An earlier work by Kotondo from circa 1930 was titled Asanegami (lit., "Hair of a late riser," or perhaps colloquially "sleepyhead," but more commonly called "Morning hair": 朝寝髪). Published by Ikeda in an edition of 100, the blocks were carved by Maeda Kentarô and printed by Maejima in large-ôban format (462 x 298 mm paper). A young beauty seems lost in thought as she lies in bed, propping her chin up on her takamakura ("high pillow": 高枕), a cradle for the base of the neck with a stuffed pad placed on a lacquered-wood support. It was meant to protect elegant coiffures from being ruined during sleep. The woman's hair is nevertheless somewhat disheveled and a comb is partially visible at the lower right.
In the increasingly conservative social climate leading up to the Second World War, the role of women came under intense scrutiny. Witness, for example, the clash between the modan garu (modern girls, モダンガル or moga, モガ) and the arbiters of propriety in which jazz-age fashions and pleasure-seeking behaviors were criticized and repeatedly suppressed. According to one source (see Nihon Ukiyo-e Kyôkai ref. below), authorities considered Kotondo's print Asanegami to be provocative and so banned it after seventy of its 100 impressions had sold, whereupon they also destroyed the remaining thirty copies. It isn't clear exactly why the print was found to be offensive, but one suggestion (unconfirmed) is that Kotondo's "sleepyhead" was not an innocent maiden, but a female thinking about the previous night's sexual pleasures. Even so, the term asanegami has an eminent pedigree, dating at least as far back as the Man'yôshû (Collection of ten thousand leaves: 万葉集), the first important imperial anthology of Japanese poetry containing 4,516 poems compiled at the end of the eighth century. The author of the poem and likely the last compiler of the anthology, Ôtomo no Yakamochi (伴家持 c. 716-785), imagines his wife sighing after him since their separation, awaiting his return by spending her nights in a half-empty bed and refraining from combing her asanegami.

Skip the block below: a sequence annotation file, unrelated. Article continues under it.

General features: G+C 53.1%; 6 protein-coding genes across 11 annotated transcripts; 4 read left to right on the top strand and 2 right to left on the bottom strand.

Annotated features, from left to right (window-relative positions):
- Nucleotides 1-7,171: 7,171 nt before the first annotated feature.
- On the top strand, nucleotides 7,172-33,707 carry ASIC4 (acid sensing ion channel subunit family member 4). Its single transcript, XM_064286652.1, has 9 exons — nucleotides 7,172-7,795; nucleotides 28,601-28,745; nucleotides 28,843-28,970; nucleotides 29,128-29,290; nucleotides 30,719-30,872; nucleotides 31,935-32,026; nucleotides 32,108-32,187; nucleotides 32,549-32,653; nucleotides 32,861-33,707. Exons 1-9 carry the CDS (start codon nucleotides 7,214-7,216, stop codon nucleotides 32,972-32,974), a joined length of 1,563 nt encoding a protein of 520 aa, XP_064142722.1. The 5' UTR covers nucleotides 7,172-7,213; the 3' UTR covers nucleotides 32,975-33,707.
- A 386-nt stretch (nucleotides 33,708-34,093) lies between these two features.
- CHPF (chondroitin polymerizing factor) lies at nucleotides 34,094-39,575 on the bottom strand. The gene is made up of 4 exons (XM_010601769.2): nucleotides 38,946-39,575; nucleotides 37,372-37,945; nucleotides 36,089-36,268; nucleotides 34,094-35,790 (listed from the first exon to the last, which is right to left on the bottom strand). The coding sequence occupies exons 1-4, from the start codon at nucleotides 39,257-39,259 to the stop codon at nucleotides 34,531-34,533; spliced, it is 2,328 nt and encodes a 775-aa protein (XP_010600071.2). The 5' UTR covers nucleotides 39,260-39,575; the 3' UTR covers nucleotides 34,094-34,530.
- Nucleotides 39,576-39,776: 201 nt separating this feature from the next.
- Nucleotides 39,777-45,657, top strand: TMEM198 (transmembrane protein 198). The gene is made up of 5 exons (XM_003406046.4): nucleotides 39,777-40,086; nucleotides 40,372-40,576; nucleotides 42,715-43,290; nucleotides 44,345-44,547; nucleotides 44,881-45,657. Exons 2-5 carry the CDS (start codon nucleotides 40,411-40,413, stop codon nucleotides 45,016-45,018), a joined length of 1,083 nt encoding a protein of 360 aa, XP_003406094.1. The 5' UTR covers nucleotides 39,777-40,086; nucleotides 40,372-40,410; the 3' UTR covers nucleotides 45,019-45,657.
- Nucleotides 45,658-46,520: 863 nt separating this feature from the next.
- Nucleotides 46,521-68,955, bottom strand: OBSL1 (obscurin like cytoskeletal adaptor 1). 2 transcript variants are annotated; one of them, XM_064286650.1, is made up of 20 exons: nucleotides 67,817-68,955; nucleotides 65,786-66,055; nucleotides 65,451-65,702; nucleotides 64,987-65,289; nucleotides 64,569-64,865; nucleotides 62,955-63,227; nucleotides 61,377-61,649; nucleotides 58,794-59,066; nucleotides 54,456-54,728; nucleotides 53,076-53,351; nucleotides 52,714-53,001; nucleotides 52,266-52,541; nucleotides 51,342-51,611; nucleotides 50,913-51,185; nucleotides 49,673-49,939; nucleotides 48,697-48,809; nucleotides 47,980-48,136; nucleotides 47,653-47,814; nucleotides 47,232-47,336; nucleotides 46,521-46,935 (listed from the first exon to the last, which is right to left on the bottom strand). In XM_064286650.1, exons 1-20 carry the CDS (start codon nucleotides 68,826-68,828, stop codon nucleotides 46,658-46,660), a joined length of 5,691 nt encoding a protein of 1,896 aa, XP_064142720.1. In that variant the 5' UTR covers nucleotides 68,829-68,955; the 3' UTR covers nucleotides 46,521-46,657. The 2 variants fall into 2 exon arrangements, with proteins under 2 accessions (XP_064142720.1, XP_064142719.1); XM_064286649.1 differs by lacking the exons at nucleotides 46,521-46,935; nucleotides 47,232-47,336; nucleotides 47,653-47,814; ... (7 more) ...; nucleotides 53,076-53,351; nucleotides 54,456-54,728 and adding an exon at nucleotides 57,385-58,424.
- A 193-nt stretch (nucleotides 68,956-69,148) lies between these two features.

Kotondo twice used the title Kamisuki ("Combing hair: 髪梳き), the first being a nude from 1929 published by Sakai-Kawaguchi on large-ôban paper (411 x 261 mm). The carver was hori (彫) Itô and the printer suri (摺) Komatsu [given name Wasakichi]. Here, the woman is shown having just emerged from a bath, the warm, moist air rendered through printing techniques called gomazuri (printing in sesame-seed pattern: ごま摺) for stippling and baren suji (baren-traces printing: 馬楝筋摺) for swirling lines in the background. The usual black keyblock outlines have been replaced by pink contours, no doubt to suggest the heat absorbed by the body while bathing. The various curves of the body also reflect "feminine" forms.
Kotondo's second Kamisuki subject was issued by Ikeda in an edition of 100 in 1933 on large-ôban paper (473 x 295 mm). As did the earlier Kamisuki design, this print includes the tilted head and the woman's right arm and hand crossing over the body as her index finger extends along the length of the comb. Gomazuri and baren suji printing were also employed by the printer. However, the usual black keyblock outlines define the forms, modulated in a calligraphic manner.
In 1943, Torii Kiyotada IV's student Ueno Tadamasa (鳥居忠雅 1904-1970) was assigned the task of painting theatrical billboards for the Torii school. After Ueno died In 1970, Kotondo reassumed that responsibility. Meanwhile, his daughter Setsuko (b. 1938), a graduate of the Tokyo University of Arts and Music (since 1949 called Tokyo Geijutsu Daigaku, or Tokyo University of the Arts, 東京藝術大学), had earlier assisted her father on certain projects, for example, painting the color areas of theatrical billboards after he had painted the outlines of the figures and other forms. Working alongside her father, she mastered the essential Torii techniques and mannerisms. When Kotondo died in July 1976, Setsuko took over the leadership of the Torii line, not long after becoming the ninth-generation head in 1982 while taking the name "Kiyomitsu." She thus became the first woman to assume the leadership in the more than 300-year history of the Torii school. She has since continued in the tradition of painting theatrical signboards as well as producing kabuki print designs. © 2020 by John Fiorillo